It’s rare for former Massachusetts transportation secretary Jim Aloisi to endorse articles from the Pioneer Institute and it’s just as rare for them to write a post supportive of public transit. The post notes that Bus Rapid Transit systems are often cheaper to implement than building rail infrastructure and produce high returns on investment.
The post also correctly notes that BRT projects can be subject to BRT creep, where transit agency cost cutting (such as promoted by certain think tanks?) results in a loss of key BRT features, undermining the entire project. This happened to the Silver Line.
BRT is essentially a hybrid of existing bus systems and heavy rail transit. The sytstems use high capacity buses, dedicated rights-of-way, off-board fare collection and frequent service, but on existing roadways. It was pioneered in South America, but bringing it to the United States has seen a variety of political obstacles and funding issues.
Last year, the Barr Foundation-funded Greater Boston BRT Study Group released a BRT report that identified five key corridors for implementing gold standard service: Harvard to Dudley via the Longwood Medical Area; Forest Hills to Readville via Hyde Park; Haymarket to Dudley; Sullivan to Ruggles via Central Square, Cambridge; and Mattapan to Dudley. Aloisi, in his article, “If Bogota can do it, so can Boston”, suggested one long route from Mattapan up Blue Hill Avenue to Dudley Square, then to South Station via Washington Street and down Summer Street to Logan Airport via the Ted Williams Tunnel.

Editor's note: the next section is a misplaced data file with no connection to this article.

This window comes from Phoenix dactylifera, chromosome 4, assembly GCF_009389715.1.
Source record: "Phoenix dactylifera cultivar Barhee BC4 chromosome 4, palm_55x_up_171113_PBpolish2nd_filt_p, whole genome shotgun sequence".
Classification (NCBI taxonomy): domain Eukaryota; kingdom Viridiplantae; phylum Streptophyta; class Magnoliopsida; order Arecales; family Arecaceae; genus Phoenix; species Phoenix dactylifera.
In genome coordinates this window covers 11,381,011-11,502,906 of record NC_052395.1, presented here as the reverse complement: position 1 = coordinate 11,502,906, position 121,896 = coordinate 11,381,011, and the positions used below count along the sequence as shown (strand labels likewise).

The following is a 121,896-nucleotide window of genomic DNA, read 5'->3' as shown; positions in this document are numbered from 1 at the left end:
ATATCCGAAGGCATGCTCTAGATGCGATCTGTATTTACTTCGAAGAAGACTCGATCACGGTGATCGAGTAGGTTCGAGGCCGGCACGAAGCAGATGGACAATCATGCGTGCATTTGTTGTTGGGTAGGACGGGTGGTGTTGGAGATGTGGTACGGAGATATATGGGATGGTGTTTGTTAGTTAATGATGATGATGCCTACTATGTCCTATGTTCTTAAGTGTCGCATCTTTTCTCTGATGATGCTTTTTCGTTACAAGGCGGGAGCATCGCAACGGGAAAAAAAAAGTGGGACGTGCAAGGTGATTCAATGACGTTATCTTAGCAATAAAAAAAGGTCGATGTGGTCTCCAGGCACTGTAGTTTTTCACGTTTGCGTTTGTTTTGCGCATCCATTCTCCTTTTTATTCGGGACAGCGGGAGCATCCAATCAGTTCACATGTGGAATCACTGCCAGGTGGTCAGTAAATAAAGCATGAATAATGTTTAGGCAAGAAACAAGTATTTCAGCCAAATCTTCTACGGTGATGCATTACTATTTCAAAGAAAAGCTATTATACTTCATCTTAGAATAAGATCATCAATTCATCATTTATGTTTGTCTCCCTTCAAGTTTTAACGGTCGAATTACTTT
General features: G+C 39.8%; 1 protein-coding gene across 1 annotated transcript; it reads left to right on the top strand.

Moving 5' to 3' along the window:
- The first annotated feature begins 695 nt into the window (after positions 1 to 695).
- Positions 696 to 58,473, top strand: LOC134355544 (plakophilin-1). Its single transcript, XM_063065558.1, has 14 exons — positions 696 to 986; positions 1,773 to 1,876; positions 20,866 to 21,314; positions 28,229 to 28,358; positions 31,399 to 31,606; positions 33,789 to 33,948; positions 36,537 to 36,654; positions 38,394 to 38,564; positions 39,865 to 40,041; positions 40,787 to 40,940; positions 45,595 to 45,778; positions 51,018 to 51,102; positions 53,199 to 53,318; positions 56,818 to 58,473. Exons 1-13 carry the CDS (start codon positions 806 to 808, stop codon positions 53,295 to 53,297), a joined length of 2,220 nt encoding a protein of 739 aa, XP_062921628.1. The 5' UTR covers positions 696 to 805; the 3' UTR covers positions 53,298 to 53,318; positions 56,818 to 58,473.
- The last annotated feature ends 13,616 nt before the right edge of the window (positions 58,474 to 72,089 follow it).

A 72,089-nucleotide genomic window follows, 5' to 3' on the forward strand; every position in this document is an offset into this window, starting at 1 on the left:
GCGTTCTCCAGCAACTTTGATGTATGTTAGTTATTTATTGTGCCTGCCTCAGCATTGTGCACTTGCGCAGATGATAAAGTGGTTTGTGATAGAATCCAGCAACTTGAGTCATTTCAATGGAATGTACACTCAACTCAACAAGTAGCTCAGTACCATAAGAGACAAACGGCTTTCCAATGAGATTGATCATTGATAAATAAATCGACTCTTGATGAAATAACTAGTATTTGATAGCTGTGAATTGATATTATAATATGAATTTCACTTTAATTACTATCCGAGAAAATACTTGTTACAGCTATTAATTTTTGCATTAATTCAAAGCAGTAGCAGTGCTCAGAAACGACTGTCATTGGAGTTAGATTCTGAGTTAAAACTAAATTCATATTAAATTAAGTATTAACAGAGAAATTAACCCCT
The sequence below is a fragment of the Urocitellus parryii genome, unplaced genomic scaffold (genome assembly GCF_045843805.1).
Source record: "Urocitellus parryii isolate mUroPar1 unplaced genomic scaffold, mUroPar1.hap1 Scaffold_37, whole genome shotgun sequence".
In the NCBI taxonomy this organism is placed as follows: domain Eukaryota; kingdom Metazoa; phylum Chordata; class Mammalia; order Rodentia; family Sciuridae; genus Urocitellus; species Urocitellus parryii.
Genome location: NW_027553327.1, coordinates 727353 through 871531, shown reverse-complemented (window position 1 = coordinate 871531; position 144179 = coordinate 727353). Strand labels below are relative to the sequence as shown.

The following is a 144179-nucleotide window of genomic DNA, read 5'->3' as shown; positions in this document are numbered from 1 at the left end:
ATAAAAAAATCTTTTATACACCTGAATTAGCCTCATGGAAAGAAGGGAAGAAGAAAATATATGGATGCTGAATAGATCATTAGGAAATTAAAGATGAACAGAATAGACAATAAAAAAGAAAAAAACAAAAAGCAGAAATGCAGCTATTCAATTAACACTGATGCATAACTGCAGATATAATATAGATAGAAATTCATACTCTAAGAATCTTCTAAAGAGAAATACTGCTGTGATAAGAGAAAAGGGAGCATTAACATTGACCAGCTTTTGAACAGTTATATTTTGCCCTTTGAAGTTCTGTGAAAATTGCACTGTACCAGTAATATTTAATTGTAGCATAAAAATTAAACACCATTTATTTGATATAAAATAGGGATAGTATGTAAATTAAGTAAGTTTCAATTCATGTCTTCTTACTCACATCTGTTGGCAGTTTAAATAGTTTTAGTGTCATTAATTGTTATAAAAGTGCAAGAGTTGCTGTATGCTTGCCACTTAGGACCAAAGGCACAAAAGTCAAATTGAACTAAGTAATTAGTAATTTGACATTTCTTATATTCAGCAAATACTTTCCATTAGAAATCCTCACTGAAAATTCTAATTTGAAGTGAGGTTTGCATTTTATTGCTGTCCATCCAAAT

That approach combines two or three existing Silver Line routes into one while extending it to Mattapan.
Both approaches have merit, but they also have two fatal flaws: Firstly, they rely on Boston’s politicians and civil servants being willing to incur the wrath of drivers in order to prioritize transit. Secondly, and more importantly, the MBTA has no excess capacity at its bus yards.
The problems are not insurmountable, but the second represents a hard limit that will govern the bus system. As the Pioneer post noted, it’s good for the MBTA to think abut the future, but the real opportunity for Boston BRT is to get thinking about the improvements that will make the whole system better.
For example, transit signal priority could be implemented on all key bus routes; the Silver Line could get better dedicated busways along Washington Street, some rationalization of the bus system could be done and it cannot be beyond the wit of man to improve the One bus down Massachusetts Avenue. These are matters more of cooperation and political courage and are hence more solvable than the current hard limits of the system. Besides, one must start somewhere.